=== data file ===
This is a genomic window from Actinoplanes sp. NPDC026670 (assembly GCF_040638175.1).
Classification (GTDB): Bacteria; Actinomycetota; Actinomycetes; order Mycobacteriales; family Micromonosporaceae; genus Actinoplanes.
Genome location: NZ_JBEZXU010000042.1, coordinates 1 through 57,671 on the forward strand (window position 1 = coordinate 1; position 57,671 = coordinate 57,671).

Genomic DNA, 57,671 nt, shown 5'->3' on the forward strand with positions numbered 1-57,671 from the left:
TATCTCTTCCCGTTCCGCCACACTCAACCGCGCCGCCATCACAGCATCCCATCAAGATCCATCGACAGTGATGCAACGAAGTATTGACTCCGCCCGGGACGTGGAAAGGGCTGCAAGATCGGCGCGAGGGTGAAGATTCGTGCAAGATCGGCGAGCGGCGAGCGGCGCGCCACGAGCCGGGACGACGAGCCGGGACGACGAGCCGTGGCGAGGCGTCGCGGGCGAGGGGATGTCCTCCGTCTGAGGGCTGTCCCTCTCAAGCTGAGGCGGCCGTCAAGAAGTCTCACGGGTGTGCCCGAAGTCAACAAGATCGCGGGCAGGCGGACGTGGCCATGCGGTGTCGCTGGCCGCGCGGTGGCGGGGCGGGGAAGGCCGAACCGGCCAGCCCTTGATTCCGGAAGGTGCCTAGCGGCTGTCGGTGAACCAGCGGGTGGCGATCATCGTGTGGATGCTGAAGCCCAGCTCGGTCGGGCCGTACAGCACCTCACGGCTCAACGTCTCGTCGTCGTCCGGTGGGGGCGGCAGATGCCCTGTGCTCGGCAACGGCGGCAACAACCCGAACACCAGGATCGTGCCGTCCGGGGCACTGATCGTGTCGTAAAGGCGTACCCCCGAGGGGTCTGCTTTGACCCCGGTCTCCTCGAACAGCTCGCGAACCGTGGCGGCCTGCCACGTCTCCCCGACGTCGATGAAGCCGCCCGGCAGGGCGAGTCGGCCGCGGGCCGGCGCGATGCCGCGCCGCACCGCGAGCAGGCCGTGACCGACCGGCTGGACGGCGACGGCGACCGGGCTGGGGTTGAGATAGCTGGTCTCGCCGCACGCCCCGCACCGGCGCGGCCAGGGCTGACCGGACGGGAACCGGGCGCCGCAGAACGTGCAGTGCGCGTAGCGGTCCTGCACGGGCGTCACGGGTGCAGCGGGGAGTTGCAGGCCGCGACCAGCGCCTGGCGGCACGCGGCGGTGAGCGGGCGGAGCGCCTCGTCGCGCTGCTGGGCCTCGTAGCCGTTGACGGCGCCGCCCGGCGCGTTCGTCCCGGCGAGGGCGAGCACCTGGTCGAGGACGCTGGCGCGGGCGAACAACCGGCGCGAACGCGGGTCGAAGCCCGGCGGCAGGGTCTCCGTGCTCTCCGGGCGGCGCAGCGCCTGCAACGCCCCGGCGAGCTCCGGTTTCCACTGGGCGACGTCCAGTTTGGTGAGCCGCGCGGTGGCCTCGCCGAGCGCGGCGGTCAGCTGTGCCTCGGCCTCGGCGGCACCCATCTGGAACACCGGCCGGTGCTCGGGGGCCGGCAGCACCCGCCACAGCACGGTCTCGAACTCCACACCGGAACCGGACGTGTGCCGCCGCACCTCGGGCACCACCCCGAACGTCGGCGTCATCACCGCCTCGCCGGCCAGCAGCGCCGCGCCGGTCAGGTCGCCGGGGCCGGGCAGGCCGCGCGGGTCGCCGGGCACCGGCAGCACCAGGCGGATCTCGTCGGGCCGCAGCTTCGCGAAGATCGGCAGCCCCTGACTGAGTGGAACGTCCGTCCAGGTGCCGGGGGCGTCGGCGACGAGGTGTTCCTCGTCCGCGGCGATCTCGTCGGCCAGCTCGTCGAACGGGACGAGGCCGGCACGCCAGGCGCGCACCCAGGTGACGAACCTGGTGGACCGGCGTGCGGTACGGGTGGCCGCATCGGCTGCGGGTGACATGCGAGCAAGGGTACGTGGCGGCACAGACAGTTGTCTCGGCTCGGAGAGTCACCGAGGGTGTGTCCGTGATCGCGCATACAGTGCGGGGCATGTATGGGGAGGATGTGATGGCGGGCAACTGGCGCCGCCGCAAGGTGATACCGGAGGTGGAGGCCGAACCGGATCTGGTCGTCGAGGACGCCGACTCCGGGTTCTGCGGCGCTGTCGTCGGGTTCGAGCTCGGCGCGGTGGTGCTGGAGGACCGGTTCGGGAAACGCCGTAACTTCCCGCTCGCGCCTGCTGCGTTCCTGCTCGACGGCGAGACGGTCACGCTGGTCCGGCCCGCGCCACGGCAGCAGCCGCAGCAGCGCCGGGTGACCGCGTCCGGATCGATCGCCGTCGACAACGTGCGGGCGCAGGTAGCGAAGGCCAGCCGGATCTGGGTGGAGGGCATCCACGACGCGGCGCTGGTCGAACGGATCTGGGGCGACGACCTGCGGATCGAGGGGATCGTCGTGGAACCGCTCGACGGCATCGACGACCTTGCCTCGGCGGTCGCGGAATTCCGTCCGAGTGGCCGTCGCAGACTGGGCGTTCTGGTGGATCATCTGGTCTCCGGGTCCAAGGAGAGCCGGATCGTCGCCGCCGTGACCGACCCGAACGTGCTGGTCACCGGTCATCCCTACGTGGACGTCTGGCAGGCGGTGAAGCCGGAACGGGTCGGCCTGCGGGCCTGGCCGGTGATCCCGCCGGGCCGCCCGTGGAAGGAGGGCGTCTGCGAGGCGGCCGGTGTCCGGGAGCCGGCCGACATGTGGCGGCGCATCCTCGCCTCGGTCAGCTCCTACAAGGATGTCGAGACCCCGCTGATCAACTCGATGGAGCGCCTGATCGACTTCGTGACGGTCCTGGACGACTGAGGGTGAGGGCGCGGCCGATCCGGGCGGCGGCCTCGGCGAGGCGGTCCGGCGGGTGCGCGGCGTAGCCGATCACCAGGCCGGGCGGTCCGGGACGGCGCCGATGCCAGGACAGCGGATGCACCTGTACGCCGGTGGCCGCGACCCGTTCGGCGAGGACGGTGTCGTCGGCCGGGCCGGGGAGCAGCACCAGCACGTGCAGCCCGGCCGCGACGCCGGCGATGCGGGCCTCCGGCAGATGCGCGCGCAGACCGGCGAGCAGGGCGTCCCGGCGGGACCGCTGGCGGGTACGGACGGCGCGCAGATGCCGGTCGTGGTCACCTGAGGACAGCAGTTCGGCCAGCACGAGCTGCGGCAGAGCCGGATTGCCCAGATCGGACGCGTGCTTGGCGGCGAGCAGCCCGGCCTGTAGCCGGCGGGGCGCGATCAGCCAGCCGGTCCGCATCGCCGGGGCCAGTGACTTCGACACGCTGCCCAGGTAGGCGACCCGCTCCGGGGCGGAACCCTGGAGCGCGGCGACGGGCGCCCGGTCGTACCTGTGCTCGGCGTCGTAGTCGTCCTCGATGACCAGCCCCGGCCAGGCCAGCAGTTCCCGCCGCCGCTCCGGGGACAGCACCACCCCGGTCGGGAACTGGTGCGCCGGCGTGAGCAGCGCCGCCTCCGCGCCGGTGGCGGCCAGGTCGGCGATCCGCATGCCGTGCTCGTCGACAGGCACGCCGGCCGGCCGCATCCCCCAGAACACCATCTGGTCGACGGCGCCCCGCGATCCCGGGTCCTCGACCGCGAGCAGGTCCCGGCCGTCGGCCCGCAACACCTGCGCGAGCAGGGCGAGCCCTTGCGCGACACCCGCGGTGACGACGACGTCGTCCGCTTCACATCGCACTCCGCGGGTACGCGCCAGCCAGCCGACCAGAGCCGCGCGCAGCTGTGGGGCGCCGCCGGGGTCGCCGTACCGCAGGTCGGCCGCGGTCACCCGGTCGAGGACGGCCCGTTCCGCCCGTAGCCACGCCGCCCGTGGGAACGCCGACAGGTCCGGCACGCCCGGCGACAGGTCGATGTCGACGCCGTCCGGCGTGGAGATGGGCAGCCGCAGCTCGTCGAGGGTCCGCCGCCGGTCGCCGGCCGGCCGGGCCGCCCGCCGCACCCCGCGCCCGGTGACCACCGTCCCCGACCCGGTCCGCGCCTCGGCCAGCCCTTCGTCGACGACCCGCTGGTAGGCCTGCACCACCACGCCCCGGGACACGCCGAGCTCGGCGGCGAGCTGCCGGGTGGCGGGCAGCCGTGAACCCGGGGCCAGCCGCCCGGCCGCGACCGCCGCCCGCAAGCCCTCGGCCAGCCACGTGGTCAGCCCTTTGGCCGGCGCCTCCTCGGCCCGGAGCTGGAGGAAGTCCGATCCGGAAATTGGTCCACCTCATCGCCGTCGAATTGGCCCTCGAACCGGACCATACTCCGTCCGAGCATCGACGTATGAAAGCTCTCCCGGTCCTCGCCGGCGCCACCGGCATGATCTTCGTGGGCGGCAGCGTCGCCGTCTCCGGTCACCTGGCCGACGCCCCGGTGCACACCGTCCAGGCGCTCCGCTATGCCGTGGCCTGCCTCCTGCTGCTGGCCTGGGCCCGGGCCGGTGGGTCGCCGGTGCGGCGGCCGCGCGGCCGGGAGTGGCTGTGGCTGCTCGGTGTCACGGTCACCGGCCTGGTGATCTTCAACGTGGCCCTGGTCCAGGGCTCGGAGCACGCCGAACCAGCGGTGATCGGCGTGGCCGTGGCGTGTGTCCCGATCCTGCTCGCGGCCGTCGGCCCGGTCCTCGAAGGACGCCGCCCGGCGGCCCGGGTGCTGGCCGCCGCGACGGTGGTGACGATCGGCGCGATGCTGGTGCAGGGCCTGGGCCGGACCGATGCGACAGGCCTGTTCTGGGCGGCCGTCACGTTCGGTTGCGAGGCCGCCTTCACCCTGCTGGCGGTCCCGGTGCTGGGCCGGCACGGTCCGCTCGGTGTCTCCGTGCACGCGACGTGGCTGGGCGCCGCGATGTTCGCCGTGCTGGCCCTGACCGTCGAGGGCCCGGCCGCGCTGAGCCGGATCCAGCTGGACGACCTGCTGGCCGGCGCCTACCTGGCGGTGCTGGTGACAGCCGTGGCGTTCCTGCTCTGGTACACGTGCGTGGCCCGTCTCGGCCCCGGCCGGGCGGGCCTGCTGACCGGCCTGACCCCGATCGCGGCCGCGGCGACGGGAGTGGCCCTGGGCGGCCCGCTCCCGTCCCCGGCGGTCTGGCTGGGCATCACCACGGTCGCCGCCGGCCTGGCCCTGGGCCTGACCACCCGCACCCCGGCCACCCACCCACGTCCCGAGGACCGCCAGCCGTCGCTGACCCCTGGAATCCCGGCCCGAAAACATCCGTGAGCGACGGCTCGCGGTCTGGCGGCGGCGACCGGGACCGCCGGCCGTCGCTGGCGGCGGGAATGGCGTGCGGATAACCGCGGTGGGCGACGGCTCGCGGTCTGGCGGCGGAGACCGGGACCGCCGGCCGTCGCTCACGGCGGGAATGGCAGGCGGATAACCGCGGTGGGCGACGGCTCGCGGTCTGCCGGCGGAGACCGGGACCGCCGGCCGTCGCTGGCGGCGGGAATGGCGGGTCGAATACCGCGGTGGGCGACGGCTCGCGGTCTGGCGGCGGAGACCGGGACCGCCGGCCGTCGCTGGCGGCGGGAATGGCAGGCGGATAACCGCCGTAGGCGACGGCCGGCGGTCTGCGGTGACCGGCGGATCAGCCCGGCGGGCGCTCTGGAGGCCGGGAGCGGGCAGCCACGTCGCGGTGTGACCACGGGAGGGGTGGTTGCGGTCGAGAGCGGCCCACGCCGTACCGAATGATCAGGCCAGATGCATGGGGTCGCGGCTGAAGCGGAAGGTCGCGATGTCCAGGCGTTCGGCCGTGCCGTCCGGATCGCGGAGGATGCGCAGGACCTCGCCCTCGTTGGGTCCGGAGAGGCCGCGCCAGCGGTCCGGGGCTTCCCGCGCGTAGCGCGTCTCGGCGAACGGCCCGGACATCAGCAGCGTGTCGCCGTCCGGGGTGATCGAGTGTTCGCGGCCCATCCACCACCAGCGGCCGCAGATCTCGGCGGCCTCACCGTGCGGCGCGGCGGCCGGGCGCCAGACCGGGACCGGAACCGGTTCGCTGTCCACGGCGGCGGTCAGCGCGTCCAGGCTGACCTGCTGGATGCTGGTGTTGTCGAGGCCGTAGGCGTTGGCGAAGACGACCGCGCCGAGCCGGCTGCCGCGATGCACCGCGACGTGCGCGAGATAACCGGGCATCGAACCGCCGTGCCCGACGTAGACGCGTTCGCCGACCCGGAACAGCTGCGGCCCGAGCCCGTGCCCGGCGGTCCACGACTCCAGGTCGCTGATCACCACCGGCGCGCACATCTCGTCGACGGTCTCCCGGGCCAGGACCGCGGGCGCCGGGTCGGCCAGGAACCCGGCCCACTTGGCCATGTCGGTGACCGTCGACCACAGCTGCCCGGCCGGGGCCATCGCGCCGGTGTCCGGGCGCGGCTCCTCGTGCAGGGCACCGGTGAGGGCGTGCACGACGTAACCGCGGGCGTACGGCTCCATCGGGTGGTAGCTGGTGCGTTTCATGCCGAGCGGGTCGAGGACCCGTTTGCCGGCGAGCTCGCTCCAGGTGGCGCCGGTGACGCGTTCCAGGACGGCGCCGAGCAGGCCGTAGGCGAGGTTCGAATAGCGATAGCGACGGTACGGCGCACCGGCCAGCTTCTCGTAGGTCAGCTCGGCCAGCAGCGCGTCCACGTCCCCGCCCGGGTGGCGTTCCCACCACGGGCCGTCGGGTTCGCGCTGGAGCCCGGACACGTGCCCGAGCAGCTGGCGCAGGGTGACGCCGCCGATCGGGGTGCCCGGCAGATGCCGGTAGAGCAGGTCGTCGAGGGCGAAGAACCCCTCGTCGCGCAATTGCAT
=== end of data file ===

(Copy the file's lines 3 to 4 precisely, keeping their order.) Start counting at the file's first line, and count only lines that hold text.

Genome location: NZ_JBEZXU010000042.1, coordinates 1 through 57,671 on the forward strand (window position 1 = coordinate 1; position 57,671 = coordinate 57,671).

Genomic DNA, 57,671 nt, shown 5'->3' on the forward strand with positions numbered 1-57,671 from the left: